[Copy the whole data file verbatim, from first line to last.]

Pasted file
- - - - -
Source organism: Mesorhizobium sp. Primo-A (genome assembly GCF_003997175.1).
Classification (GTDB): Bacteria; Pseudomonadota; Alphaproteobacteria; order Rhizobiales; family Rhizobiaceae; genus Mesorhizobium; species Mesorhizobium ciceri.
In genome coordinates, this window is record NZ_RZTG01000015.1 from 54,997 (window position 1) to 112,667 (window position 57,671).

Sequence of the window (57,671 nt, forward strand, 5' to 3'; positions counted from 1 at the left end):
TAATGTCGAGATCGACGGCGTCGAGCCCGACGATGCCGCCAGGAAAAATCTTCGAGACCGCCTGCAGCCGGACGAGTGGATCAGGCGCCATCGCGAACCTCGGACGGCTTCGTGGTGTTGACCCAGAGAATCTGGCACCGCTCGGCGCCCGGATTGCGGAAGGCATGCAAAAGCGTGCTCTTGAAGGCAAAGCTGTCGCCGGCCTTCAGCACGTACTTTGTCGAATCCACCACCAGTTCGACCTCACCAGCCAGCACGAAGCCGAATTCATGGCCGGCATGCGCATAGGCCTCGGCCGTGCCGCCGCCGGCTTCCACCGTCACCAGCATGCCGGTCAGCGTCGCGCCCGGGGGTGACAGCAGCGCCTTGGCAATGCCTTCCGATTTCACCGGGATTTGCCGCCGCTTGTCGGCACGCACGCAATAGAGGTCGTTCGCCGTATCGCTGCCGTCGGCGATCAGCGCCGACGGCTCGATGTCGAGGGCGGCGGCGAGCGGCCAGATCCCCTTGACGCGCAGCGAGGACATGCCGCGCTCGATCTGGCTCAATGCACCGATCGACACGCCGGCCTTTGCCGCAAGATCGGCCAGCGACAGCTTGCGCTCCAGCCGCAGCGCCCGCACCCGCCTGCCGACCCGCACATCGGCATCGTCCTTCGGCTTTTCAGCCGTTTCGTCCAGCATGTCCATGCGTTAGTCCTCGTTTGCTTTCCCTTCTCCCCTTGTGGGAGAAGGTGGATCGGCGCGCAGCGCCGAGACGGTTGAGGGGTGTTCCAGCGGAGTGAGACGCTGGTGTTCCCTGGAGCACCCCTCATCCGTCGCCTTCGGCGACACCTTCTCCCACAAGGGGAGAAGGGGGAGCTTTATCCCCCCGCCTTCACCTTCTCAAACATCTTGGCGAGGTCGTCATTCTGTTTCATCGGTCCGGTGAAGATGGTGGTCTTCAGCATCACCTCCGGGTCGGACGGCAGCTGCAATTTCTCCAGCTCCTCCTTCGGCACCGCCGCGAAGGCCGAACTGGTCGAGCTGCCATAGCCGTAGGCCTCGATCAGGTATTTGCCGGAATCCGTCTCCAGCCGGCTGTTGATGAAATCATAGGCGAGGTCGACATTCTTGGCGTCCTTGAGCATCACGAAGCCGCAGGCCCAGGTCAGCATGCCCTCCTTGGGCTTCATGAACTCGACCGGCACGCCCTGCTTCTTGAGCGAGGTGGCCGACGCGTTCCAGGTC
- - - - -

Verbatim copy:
Source organism: Mesorhizobium sp. Primo-A (genome assembly GCF_003997175.1).
Classification (GTDB): Bacteria; Pseudomonadota; Alphaproteobacteria; order Rhizobiales; family Rhizobiaceae; genus Mesorhizobium; species Mesorhizobium ciceri.
In genome coordinates, this window is record NZ_RZTG01000015.1 from 54,997 (window position 1) to 112,667 (window position 57,671).

Sequence of the window (57,671 nt, forward strand, 5' to 3'; positions counted from 1 at the left end):
TAATGTCGAGATCGACGGCGTCGAGCCCGACGATGCCGCCAGGAAAAATCTTCGAGACCGCCTGCAGCCGGACGAGTGGATCAGGCGCCATCGCGAACCTCGGACGGCTTCGTGGTGTTGACCCAGAGAATCTGGCACCGCTCGGCGCCCGGATTGCGGAAGGCATGCAAAAGCGTGCTCTTGAAGGCAAAGCTGTCGCCGGCCTTCAGCACGTACTTTGTCGAATCCACCACCAGTTCGACCTCACCAGCCAGCACGAAGCCGAATTCATGGCCGGCATGCGCATAGGCCTCGGCCGTGCCGCCGCCGGCTTCCACCGTCACCAGCATGCCGGTCAGCGTCGCGCCCGGGGGTGACAGCAGCGCCTTGGCAATGCCTTCCGATTTCACCGGGATTTGCCGCCGCTTGTCGGCACGCACGCAATAGAGGTCGTTCGCCGTATCGCTGCCGTCGGCGATCAGCGCCGACGGCTCGATGTCGAGGGCGGCGGCGAGCGGCCAGATCCCCTTGACGCGCAGCGAGGACATGCCGCGCTCGATCTGGCTCAATGCACCGATCGACACGCCGGCCTTTGCCGCAAGATCGGCCAGCGACAGCTTGCGCTCCAGCCGCAGCGCCCGCACCCGCCTGCCGACCCGCACATCGGCATCGTCCTTCGGCTTTTCAGCCGTTTCGTCCAGCATGTCCATGCGTTAGTCCTCGTTTGCTTTCCCTTCTCCCCTTGTGGGAGAAGGTGGATCGGCGCGCAGCGCCGAGACGGTTGAGGGGTGTTCCAGCGGAGTGAGACGCTGGTGTTCCCTGGAGCACCCCTCATCCGTCGCCTTCGGCGACACCTTCTCCCACAAGGGGAGAAGGGGGAGCTTTATCCCCCCGCCTTCACCTTCTCAAACATCTTGGCGAGGTCGTCATTCTGTTTCATCGGTCCGGTGAAGATGGTGGTCTTCAGCATCACCTCCGGGTCGGACGGCAGCTGCAATTTCTCCAGCTCCTCCTTCGGCACCGCCGCGAAGGCCGAACTGGTCGAGCTGCCATAGCCGTAGGCCTCGATCAGGTATTTGCCGGAATCCGTCTCCAGCCGGCTGTTGATGAAATCATAGGCGAGGTCGACATTCTTGGCGTCCTTGAGCATCACGAAGCCGCAGGCCCAGGTCAGCATGCCCTCCTTGGGCTTCATGAACTCGACCGGCACGCCCTGCTTCTTGAGCGAGGTGGCCGACGCGTTCCAGGTC